Sponsoring about 540 charter schools, the Arizona State Board for Charter Schools is the largest entity that authorizes and oversees charter schools in the state. As a component of its authorizing practices, it has developed safeguards to ensure charter schools’ enrollment policies and procedures comply with state and federal laws.
For example, applicants interested in opening a new charter school through the charter application process must “describe the proposed fair and equitable admission requirements and documents required in the enrollment packet.” Additionally, in February 2017, the board improved the Marketing and Student Enrollment section of the application instructions to require applicants to “identify the documentation collected separately as part of the enrollment and registration processes.”
A charter board spokesperson said the “rationale for this requirement is to ascertain during the evaluation process of a new charter application, that the applicant has thought through what documents are appropriate and within statute to ask for during the enrollment process versus the registration process.” If an applicant, for example, were to say documents pertaining to a student’s special education needs are collected at other times than the registration process, then “the Technical Review Panel reviewing the application would indicate that the applicant has not met the criteria for this section,” according to the charter board spokesperson.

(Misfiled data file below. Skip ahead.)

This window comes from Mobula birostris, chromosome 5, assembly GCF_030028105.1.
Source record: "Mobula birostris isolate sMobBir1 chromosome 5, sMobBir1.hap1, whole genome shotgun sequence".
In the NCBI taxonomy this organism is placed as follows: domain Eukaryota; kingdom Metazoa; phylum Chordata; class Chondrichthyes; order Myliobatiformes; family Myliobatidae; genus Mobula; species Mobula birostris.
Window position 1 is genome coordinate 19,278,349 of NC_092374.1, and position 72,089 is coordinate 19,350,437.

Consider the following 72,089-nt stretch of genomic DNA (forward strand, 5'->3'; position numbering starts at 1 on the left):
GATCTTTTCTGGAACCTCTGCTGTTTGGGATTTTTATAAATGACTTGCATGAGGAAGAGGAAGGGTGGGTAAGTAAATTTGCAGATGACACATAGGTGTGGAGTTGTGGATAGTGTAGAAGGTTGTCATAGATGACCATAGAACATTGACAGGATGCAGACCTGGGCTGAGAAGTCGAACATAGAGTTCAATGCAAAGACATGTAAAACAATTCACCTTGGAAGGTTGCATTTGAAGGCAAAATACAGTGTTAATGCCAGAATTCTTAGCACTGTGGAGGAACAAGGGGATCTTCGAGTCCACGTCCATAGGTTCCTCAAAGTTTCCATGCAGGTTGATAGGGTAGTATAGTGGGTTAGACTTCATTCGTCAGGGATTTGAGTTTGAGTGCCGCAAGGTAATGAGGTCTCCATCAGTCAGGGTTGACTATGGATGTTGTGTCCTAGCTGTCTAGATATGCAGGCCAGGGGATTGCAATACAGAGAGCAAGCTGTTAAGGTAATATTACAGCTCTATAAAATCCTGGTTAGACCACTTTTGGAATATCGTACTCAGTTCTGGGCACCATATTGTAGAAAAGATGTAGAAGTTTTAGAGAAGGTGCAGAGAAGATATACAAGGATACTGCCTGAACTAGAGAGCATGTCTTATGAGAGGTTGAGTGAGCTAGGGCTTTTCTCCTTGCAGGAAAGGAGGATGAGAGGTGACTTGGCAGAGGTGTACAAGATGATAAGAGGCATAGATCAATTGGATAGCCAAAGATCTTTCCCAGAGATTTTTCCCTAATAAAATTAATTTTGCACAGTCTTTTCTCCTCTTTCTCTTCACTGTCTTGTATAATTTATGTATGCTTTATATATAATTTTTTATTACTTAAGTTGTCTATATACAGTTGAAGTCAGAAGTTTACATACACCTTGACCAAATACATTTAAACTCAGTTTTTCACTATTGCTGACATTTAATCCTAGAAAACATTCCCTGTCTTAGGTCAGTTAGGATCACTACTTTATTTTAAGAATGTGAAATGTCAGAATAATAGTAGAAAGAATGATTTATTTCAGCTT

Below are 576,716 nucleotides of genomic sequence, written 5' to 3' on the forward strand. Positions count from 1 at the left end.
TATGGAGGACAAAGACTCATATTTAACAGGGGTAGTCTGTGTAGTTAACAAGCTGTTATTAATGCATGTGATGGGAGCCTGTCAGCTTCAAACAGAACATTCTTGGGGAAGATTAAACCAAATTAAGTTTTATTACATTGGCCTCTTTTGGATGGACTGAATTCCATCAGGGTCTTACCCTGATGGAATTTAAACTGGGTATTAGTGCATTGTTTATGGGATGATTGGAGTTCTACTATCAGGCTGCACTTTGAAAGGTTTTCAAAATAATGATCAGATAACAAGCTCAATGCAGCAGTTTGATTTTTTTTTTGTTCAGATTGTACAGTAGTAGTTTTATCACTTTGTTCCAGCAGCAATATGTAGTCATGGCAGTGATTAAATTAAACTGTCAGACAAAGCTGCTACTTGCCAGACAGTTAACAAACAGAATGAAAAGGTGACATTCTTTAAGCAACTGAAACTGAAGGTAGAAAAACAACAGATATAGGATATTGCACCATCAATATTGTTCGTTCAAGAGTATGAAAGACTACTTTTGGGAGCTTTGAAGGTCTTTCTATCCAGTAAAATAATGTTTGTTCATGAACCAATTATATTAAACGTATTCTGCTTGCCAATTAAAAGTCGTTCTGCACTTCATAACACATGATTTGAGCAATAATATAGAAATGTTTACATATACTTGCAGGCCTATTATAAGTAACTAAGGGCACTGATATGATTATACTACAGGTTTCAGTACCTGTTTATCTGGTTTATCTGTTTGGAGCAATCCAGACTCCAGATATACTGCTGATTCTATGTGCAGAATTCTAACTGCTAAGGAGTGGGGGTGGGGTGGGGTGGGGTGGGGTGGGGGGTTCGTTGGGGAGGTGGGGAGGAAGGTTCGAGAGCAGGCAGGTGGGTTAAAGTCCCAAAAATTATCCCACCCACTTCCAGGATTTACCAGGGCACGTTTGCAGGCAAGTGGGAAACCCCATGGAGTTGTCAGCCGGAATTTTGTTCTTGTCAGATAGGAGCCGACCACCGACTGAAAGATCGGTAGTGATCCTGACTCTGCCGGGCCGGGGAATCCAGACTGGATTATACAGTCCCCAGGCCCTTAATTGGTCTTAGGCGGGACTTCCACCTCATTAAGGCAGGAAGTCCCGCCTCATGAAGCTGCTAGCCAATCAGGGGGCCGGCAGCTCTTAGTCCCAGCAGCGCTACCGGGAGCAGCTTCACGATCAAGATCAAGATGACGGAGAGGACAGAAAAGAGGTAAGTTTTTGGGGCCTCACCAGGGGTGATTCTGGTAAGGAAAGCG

Once approved, new charter schools get an unannounced, first-year site visit by their assigned education program managers, during which enrollment policies and forms are reviewed pursuant to A.R.S. §15-184.
Schools that are found to be noncompliant with statutory and contractual (per the contract between the charter authorizer and the charter holder) requirements, such as aligning their curriculum with Arizona’s academic standards, are required to take corrective action. Site reviews are also conducted every five years and whenever concerns are raised about a school. However, in spite of these accountability measures, many unlawful enrollment practices slip through the cracks.
Even with its established safeguards, the Arizona State Board for Charter Schools has failed to effectively oversee its charter schools given that the enrollment materials, handbooks, websites and other public materials of so many Arizona charter schools contain violations and exclusionary language related to student enrollment. Regardless of whether this failure is caused by a lack of resources or inadequate procedures for reviewing charter schools, it is troubling that the board has missed these illegal or exclusionary enrollment policies.
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